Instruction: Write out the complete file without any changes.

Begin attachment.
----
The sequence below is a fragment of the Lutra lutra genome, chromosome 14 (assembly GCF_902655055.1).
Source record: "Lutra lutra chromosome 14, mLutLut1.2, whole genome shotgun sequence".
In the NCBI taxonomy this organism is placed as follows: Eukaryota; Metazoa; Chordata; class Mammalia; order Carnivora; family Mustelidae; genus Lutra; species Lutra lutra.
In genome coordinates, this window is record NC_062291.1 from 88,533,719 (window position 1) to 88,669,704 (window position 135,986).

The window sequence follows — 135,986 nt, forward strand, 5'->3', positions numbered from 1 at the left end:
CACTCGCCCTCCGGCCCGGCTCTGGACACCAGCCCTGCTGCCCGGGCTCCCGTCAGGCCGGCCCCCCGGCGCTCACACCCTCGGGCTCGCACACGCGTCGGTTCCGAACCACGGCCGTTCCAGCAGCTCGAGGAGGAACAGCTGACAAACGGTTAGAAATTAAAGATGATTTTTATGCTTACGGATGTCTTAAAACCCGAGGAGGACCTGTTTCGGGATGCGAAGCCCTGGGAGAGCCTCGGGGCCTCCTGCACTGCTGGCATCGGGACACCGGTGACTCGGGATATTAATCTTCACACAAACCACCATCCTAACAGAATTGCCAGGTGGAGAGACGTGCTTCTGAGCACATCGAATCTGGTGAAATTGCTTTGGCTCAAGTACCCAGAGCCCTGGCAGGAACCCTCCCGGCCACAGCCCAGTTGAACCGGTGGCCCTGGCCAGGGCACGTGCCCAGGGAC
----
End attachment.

The sequence below is a fragment of the Lutra lutra genome, chromosome 14 (assembly GCF_902655055.1).
Source record: "Lutra lutra chromosome 14, mLutLut1.2, whole genome shotgun sequence".
In the NCBI taxonomy this organism is placed as follows: Eukaryota; Metazoa; Chordata; class Mammalia; order Carnivora; family Mustelidae; genus Lutra; species Lutra lutra.
In genome coordinates, this window is record NC_062291.1 from 88,533,719 (window position 1) to 88,669,704 (window position 135,986).

The window sequence follows — 135,986 nt, forward strand, 5'->3', positions numbered from 1 at the left end:
CACTCGCCCTCCGGCCCGGCTCTGGACACCAGCCCTGCTGCCCGGGCTCCCGTCAGGCCGGCCCCCCGGCGCTCACACCCTCGGGCTCGCACACGCGTCGGTTCCGAACCACGGCCGTTCCAGCAGCTCGAGGAGGAACAGCTGACAAACGGTTAGAAATTAAAGATGATTTTTATGCTTACGGATGTCTTAAAACCCGAGGAGGACCTGTTTCGGGATGCGAAGCCCTGGGAGAGCCTCGGGGCCTCCTGCACTGCTGGCATCGGGACACCGGTGACTCGGGATATTAATCTTCACACAAACCACCATCCTAACAGAATTGCCAGGTGGAGAGACGTGCTTCTGAGCACATCGAATCTGGTGAAATTGCTTTGGCTCAAGTACCCAGAGCCCTGGCAGGAACCCTCCCGGCCACAGCCCAGTTGAACCGGTGGCCCTGGCCAGGGCACGTGCCCAGGGAC